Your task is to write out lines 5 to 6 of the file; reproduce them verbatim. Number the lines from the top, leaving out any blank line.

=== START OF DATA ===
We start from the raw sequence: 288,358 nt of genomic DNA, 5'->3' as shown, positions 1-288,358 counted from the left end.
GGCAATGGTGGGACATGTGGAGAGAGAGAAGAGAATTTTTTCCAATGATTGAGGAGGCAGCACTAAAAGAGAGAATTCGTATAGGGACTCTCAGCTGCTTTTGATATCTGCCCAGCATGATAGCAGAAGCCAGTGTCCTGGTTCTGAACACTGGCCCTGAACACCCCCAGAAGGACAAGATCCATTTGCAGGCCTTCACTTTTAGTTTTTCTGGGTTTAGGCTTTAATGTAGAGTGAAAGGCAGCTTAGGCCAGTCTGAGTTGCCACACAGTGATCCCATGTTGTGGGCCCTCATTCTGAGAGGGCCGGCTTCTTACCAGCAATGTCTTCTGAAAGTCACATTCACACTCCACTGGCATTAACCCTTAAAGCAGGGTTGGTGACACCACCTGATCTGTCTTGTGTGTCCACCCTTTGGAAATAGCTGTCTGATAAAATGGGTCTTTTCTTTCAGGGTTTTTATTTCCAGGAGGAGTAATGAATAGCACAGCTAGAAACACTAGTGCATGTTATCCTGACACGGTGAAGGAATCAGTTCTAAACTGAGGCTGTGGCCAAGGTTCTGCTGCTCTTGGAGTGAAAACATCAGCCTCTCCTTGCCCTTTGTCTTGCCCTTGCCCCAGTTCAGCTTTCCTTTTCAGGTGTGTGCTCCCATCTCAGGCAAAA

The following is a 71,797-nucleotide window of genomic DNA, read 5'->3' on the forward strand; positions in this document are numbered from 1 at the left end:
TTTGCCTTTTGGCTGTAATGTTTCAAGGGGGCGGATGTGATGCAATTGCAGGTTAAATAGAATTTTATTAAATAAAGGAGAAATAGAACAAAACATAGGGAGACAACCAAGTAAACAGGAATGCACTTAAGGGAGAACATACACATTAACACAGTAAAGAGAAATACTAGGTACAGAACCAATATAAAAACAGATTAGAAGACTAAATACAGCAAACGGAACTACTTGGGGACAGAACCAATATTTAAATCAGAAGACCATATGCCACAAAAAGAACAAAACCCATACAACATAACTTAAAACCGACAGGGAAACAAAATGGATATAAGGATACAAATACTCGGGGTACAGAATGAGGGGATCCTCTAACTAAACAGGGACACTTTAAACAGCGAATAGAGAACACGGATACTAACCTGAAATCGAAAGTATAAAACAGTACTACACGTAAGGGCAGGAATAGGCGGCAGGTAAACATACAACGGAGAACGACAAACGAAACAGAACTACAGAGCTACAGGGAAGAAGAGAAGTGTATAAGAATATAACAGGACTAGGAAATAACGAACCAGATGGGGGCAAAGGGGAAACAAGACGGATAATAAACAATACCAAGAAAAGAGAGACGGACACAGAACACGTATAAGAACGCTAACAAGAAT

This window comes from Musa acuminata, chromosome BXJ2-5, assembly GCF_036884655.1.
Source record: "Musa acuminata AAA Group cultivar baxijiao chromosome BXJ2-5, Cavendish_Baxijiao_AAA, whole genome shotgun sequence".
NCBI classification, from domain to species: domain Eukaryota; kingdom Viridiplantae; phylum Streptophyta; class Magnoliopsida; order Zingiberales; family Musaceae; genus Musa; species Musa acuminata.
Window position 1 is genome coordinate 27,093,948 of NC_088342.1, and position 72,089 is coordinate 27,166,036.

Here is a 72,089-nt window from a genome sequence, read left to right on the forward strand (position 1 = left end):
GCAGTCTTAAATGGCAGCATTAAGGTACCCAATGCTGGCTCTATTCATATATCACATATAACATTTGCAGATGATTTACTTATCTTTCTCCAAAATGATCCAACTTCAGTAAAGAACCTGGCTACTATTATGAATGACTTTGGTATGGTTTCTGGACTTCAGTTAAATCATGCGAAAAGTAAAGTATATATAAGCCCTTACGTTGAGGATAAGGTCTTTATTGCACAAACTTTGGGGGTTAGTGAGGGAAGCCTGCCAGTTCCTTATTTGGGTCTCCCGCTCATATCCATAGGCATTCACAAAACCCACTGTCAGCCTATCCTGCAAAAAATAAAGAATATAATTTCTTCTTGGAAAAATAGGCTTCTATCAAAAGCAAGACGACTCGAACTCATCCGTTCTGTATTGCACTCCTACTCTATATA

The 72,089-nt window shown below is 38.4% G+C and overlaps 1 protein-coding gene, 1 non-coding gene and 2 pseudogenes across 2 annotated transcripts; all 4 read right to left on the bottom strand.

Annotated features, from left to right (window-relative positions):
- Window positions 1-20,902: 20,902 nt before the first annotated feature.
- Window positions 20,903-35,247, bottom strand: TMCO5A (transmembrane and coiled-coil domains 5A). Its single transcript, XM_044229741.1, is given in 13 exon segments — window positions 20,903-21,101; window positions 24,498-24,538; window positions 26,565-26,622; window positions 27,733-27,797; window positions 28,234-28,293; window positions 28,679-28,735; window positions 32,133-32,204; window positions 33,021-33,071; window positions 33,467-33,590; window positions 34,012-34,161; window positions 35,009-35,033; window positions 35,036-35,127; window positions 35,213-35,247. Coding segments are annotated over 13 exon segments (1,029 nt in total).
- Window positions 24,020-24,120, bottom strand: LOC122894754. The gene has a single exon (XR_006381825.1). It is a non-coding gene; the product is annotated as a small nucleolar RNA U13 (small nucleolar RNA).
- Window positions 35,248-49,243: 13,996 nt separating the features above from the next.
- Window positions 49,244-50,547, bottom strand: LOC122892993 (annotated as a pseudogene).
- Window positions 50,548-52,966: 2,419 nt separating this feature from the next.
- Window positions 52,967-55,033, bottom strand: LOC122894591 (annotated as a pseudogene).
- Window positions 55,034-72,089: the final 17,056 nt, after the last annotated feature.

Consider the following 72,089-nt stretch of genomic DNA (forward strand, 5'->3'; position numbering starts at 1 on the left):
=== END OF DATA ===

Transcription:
This window comes from Musa acuminata, chromosome BXJ2-5, assembly GCF_036884655.1.
Source record: "Musa acuminata AAA Group cultivar baxijiao chromosome BXJ2-5, Cavendish_Baxijiao_AAA, whole genome shotgun sequence".